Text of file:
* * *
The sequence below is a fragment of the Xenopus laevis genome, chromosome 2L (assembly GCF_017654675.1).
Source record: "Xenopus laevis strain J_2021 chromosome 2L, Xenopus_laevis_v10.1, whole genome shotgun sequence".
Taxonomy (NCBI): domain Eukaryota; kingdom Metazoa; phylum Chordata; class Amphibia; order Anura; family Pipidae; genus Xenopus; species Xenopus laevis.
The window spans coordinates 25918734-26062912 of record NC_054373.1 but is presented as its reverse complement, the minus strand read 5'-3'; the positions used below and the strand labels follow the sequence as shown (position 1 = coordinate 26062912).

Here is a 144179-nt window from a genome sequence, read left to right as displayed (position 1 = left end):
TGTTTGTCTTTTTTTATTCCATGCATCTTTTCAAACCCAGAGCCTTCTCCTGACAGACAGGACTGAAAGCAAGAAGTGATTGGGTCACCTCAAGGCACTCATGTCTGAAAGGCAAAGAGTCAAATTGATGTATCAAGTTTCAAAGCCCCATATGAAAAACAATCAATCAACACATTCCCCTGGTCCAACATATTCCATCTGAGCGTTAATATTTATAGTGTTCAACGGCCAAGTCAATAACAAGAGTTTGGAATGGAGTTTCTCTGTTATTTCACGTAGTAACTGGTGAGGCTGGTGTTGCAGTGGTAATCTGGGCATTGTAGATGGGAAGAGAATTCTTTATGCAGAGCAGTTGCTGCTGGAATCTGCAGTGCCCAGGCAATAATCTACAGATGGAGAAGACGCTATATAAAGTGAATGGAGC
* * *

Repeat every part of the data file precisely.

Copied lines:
The sequence below is a fragment of the Xenopus laevis genome, chromosome 2L (assembly GCF_017654675.1).
Source record: "Xenopus laevis strain J_2021 chromosome 2L, Xenopus_laevis_v10.1, whole genome shotgun sequence".
Taxonomy (NCBI): domain Eukaryota; kingdom Metazoa; phylum Chordata; class Amphibia; order Anura; family Pipidae; genus Xenopus; species Xenopus laevis.
The window spans coordinates 25918734-26062912 of record NC_054373.1 but is presented as its reverse complement, the minus strand read 5'-3'; the positions used below and the strand labels follow the sequence as shown (position 1 = coordinate 26062912).

Here is a 144179-nt window from a genome sequence, read left to right as displayed (position 1 = left end):
TGTTTGTCTTTTTTTATTCCATGCATCTTTTCAAACCCAGAGCCTTCTCCTGACAGACAGGACTGAAAGCAAGAAGTGATTGGGTCACCTCAAGGCACTCATGTCTGAAAGGCAAAGAGTCAAATTGATGTATCAAGTTTCAAAGCCCCATATGAAAAACAATCAATCAACACATTCCCCTGGTCCAACATATTCCATCTGAGCGTTAATATTTATAGTGTTCAACGGCCAAGTCAATAACAAGAGTTTGGAATGGAGTTTCTCTGTTATTTCACGTAGTAACTGGTGAGGCTGGTGTTGCAGTGGTAATCTGGGCATTGTAGATGGGAAGAGAATTCTTTATGCAGAGCAGTTGCTGCTGGAATCTGCAGTGCCCAGGCAATAATCTACAGATGGAGAAGACGCTATATAAAGTGAATGGAGC